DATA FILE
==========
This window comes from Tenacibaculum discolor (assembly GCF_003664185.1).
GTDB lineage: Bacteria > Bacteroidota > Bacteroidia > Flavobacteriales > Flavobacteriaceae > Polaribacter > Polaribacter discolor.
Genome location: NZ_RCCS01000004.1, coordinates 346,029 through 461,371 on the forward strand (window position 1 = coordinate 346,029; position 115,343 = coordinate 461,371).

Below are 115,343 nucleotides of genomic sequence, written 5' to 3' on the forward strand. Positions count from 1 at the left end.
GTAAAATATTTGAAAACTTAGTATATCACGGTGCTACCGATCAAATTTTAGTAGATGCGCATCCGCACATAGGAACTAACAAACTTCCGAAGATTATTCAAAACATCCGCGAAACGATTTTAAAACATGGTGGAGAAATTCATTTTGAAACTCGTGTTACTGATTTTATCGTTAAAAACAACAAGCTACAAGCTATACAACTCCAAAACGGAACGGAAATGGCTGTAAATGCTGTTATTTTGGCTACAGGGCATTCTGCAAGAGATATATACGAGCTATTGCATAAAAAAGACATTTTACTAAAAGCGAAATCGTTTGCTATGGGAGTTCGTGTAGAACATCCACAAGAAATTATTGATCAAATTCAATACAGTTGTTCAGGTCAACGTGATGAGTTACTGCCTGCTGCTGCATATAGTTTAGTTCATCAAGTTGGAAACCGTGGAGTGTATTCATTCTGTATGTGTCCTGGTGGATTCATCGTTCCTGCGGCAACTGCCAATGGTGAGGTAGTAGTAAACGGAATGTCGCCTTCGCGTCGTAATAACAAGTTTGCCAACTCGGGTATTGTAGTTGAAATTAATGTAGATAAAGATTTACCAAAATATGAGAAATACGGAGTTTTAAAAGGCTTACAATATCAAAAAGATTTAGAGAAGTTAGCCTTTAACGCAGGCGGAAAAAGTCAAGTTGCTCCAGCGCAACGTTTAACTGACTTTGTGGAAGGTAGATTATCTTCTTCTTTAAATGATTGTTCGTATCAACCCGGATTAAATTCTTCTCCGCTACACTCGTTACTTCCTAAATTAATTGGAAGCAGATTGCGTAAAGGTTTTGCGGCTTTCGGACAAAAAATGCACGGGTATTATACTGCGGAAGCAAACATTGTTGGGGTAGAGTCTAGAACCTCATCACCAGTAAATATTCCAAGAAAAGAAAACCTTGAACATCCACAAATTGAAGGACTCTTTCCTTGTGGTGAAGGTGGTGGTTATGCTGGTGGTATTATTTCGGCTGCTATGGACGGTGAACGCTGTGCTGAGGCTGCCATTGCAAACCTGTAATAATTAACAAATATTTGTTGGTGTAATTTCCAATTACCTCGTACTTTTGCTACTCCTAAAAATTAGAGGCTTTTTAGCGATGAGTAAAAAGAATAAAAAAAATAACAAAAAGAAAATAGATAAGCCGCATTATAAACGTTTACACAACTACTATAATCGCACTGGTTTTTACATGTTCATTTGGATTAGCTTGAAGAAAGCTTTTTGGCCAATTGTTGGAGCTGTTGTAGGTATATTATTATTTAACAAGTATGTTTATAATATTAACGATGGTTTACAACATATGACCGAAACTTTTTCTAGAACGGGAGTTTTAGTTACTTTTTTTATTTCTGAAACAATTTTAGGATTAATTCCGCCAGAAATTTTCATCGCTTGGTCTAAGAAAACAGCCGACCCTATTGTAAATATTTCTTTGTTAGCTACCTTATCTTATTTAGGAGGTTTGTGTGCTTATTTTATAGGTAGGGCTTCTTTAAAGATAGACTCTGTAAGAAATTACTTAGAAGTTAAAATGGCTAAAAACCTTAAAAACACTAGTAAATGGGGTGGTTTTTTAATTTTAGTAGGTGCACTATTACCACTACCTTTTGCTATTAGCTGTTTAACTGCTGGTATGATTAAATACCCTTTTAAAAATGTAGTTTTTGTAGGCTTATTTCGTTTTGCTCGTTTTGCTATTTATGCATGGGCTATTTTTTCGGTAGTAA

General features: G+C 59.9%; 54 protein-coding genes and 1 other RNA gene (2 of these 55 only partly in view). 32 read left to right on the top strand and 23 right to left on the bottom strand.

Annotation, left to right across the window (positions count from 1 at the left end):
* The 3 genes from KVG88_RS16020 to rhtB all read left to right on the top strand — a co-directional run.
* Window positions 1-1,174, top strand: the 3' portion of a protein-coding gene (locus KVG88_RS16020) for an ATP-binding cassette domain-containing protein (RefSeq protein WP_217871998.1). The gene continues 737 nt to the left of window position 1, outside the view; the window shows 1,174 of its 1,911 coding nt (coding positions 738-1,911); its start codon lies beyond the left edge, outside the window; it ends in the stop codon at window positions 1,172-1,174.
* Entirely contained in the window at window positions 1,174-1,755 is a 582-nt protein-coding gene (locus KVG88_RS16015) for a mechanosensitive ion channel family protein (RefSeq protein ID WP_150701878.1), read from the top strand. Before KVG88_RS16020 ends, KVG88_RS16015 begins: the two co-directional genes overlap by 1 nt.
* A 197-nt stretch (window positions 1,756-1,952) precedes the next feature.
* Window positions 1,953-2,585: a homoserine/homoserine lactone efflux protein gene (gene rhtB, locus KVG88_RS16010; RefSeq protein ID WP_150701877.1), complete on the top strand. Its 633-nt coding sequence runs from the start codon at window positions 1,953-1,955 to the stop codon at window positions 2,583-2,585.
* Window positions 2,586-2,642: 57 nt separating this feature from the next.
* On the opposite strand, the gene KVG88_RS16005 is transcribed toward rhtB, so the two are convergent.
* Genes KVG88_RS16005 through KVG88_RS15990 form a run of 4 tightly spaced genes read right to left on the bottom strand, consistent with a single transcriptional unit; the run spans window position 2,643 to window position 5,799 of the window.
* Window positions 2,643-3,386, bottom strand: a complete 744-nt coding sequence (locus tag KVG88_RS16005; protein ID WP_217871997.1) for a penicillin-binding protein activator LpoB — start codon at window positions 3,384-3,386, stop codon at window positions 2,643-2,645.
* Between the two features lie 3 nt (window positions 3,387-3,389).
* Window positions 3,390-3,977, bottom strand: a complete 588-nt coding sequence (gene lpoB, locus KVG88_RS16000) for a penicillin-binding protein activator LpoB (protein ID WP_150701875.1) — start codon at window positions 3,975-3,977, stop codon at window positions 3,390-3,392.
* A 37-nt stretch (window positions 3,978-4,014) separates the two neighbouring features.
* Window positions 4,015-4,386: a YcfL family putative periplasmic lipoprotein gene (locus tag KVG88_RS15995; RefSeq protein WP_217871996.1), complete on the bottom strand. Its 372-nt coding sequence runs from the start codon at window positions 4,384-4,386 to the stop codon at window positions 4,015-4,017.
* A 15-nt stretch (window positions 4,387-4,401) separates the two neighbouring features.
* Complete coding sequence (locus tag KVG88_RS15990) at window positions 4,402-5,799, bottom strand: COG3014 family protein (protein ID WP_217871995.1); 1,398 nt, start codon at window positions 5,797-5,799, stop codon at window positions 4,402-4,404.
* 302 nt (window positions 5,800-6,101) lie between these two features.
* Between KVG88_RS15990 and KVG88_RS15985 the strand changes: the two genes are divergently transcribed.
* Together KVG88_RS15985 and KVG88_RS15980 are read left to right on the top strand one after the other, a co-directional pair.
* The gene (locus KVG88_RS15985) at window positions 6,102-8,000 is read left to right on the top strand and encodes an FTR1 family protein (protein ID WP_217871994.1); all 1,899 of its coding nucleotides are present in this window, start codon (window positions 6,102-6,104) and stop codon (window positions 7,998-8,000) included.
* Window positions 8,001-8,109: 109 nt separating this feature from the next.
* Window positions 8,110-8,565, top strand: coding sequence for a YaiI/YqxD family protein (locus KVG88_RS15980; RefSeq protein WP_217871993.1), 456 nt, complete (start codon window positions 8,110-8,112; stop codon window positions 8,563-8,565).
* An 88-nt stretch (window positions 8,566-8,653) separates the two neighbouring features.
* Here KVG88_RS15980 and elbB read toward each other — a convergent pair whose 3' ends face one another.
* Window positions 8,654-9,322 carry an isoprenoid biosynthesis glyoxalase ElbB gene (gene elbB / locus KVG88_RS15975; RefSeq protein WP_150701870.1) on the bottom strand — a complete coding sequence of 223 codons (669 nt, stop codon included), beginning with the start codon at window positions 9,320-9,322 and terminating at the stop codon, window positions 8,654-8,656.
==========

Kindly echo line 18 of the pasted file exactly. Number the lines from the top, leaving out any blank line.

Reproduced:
* Window positions 3,390-3,977, bottom strand: a complete 588-nt coding sequence (gene lpoB, locus KVG88_RS16000) for a penicillin-binding protein activator LpoB (protein ID WP_150701875.1) — start codon at window positions 3,975-3,977, stop codon at window positions 3,390-3,392.